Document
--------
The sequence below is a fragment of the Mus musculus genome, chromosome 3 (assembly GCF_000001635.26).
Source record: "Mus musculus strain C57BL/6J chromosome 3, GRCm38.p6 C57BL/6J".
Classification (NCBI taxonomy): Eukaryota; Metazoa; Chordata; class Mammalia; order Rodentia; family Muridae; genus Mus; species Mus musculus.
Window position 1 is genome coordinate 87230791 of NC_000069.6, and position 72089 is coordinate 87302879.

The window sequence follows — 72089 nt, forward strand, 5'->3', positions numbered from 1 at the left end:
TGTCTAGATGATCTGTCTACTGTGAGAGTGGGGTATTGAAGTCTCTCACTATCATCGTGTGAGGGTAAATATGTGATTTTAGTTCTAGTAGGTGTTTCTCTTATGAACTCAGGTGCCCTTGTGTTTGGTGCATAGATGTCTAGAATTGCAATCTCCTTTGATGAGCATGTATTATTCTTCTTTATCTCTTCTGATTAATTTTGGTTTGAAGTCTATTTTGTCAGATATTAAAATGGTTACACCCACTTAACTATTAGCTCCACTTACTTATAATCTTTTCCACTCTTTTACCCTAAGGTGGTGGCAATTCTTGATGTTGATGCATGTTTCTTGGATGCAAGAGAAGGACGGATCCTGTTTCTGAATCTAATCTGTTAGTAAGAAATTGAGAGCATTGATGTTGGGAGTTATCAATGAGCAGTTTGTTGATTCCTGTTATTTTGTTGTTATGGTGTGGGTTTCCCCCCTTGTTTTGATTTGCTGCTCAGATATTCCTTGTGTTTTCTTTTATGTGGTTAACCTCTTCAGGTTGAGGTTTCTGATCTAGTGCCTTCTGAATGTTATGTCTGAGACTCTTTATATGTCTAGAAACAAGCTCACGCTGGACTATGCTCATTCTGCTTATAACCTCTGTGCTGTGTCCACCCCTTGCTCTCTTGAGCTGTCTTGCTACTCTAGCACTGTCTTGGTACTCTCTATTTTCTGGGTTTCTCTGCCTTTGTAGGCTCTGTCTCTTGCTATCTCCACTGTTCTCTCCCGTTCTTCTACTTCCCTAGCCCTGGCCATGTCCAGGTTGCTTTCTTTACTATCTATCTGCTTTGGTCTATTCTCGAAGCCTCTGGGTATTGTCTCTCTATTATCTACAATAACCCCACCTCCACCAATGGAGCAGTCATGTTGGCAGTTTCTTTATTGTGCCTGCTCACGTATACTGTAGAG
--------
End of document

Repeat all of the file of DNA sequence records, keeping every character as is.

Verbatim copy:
The sequence below is a fragment of the Mus musculus genome, chromosome 3 (assembly GCF_000001635.26).
Source record: "Mus musculus strain C57BL/6J chromosome 3, GRCm38.p6 C57BL/6J".
Classification (NCBI taxonomy): Eukaryota; Metazoa; Chordata; class Mammalia; order Rodentia; family Muridae; genus Mus; species Mus musculus.
Window position 1 is genome coordinate 87230791 of NC_000069.6, and position 72089 is coordinate 87302879.

The window sequence follows — 72089 nt, forward strand, 5'->3', positions numbered from 1 at the left end:
TGTCTAGATGATCTGTCTACTGTGAGAGTGGGGTATTGAAGTCTCTCACTATCATCGTGTGAGGGTAAATATGTGATTTTAGTTCTAGTAGGTGTTTCTCTTATGAACTCAGGTGCCCTTGTGTTTGGTGCATAGATGTCTAGAATTGCAATCTCCTTTGATGAGCATGTATTATTCTTCTTTATCTCTTCTGATTAATTTTGGTTTGAAGTCTATTTTGTCAGATATTAAAATGGTTACACCCACTTAACTATTAGCTCCACTTACTTATAATCTTTTCCACTCTTTTACCCTAAGGTGGTGGCAATTCTTGATGTTGATGCATGTTTCTTGGATGCAAGAGAAGGACGGATCCTGTTTCTGAATCTAATCTGTTAGTAAGAAATTGAGAGCATTGATGTTGGGAGTTATCAATGAGCAGTTTGTTGATTCCTGTTATTTTGTTGTTATGGTGTGGGTTTCCCCCCTTGTTTTGATTTGCTGCTCAGATATTCCTTGTGTTTTCTTTTATGTGGTTAACCTCTTCAGGTTGAGGTTTCTGATCTAGTGCCTTCTGAATGTTATGTCTGAGACTCTTTATATGTCTAGAAACAAGCTCACGCTGGACTATGCTCATTCTGCTTATAACCTCTGTGCTGTGTCCACCCCTTGCTCTCTTGAGCTGTCTTGCTACTCTAGCACTGTCTTGGTACTCTCTATTTTCTGGGTTTCTCTGCCTTTGTAGGCTCTGTCTCTTGCTATCTCCACTGTTCTCTCCCGTTCTTCTACTTCCCTAGCCCTGGCCATGTCCAGGTTGCTTTCTTTACTATCTATCTGCTTTGGTCTATTCTCGAAGCCTCTGGGTATTGTCTCTCTATTATCTACAATAACCCCACCTCCACCAATGGAGCAGTCATGTTGGCAGTTTCTTTATTGTGCCTGCTCACGTATACTGTAGAG